Telecoms, Datacoms, Wireless, IoT


Convergence clears the way for cost-savings, new apps

18 May 2005 Telecoms, Datacoms, Wireless, IoT

The shift towards Internet Protocol (IP) as a protocol for the transmission of voice as well as data is likely to clear the way for companies to deploy a host of applications that will allow them to save money and boost productivity.

That is the word from Mark Taylor, managing director at independent cellular service provider, Nashua Mobile. He says that IP-enabled PABXs will dominate the market for telephony solutions within the next five years as organisations of all sizes rush to take advantage of the cost-savings they can achieve by using their IP networks for voice traffic where it makes sense, as in communications between branch offices.

However, convergence between the worlds of voice and data is not just about saving money on infrastructure and maintenance: it also opens up access to a host of new applications that allow users to access business critical information while on the move from a variety of devices.

"It is important to bear in mind that voice traffic carried using the Internet protocol need not necessarily travel across the Internet," says Taylor. Companies can use virtual private networks or their own wide area network infrastructure to carry voice traffic with better quality of service, manageability, security and reliability than they can expect from the public Internet, he notes.

"Apart from making significant cost-savings on long-distance and international phone calls, companies can now converge voice, video and data traffic on a single network that is cheaper to install and maintain than separate telephone and IP networks," he says.

Taylor says that mobile and fixed-line services are also starting to converge as rapidly as the worlds of voice and data. This trend will also eventually help companies to save money and take advantage of a host of exciting new services and applications.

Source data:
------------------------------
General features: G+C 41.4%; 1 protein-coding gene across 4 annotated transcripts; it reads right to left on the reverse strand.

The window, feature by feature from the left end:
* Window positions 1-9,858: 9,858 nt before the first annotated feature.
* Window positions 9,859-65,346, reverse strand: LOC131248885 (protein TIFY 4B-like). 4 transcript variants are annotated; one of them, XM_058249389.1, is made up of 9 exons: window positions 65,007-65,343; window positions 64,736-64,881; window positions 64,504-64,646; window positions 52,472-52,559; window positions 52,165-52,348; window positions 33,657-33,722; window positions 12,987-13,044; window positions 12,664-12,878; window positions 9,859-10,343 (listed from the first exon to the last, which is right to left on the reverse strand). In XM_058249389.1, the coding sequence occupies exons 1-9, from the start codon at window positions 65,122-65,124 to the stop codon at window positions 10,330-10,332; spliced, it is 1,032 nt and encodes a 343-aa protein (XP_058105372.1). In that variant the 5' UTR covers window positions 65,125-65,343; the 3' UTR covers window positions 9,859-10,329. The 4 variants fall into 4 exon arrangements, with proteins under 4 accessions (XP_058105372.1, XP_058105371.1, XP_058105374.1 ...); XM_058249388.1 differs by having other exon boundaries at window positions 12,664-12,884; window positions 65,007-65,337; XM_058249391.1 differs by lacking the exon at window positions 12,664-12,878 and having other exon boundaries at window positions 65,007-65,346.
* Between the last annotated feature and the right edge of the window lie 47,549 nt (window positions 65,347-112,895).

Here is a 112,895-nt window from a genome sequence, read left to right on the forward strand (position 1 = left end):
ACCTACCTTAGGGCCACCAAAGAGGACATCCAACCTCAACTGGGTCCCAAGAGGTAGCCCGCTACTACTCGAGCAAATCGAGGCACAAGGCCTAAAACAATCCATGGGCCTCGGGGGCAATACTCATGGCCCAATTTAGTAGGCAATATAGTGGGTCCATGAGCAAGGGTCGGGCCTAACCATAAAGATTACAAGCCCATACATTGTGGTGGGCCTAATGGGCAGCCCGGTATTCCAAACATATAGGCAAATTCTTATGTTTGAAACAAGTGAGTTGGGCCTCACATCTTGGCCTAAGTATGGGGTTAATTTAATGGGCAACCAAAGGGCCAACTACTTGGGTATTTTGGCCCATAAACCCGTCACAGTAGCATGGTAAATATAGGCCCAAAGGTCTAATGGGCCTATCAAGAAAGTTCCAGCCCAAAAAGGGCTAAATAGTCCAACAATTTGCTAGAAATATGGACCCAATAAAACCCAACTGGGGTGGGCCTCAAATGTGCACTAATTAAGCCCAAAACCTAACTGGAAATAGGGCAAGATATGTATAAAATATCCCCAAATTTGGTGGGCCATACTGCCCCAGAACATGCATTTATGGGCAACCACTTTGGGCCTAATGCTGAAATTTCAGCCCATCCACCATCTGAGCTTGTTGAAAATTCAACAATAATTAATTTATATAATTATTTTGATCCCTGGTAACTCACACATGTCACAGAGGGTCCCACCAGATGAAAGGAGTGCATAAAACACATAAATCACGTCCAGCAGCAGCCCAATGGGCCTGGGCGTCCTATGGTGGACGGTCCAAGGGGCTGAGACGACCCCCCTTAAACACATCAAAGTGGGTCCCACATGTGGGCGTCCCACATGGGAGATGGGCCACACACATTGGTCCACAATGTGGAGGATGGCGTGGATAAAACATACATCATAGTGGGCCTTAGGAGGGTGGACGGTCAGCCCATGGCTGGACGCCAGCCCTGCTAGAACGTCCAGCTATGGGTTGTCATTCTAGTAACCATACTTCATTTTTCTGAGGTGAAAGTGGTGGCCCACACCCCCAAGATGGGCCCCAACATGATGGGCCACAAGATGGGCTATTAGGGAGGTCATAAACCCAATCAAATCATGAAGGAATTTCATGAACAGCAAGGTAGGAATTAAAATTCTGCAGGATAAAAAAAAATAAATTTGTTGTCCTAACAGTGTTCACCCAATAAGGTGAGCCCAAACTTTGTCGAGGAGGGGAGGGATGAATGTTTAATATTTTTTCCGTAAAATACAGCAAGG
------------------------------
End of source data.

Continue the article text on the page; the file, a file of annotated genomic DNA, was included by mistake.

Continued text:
Says Taylor: "Such applications include 'one number, one phone' capabilities where enterprises can give each employee a single phone and a single number that they use wherever they are. The cellular handset becomes an effective extension to the PABX that the user has in his pocket wherever he is."

Companies such as Ericsson have already deployed such solutions. The Swedish telecom equipment manufacturer claims that it is saving 30% a month or more in telephony costs per user as a result of easier maintenance, lower call costs (as a result of a predictable packaged cellular and fixed-line service offered by its operator) and infrastructure rationalisation.

Productivity gains and customer service improvements are also significant since customers and other callers can reach employees with a single phone call, saving the effort of returning missed calls, says Taylor.

"In South Africa, fixed-line and mobile operators will need to start co-operating more closely with each other for such services to become a reality. However, they are all likely to start looking for ways to add more value and lock their customers in as the effects of market deregulation start to be felt more keenly," says Taylor.





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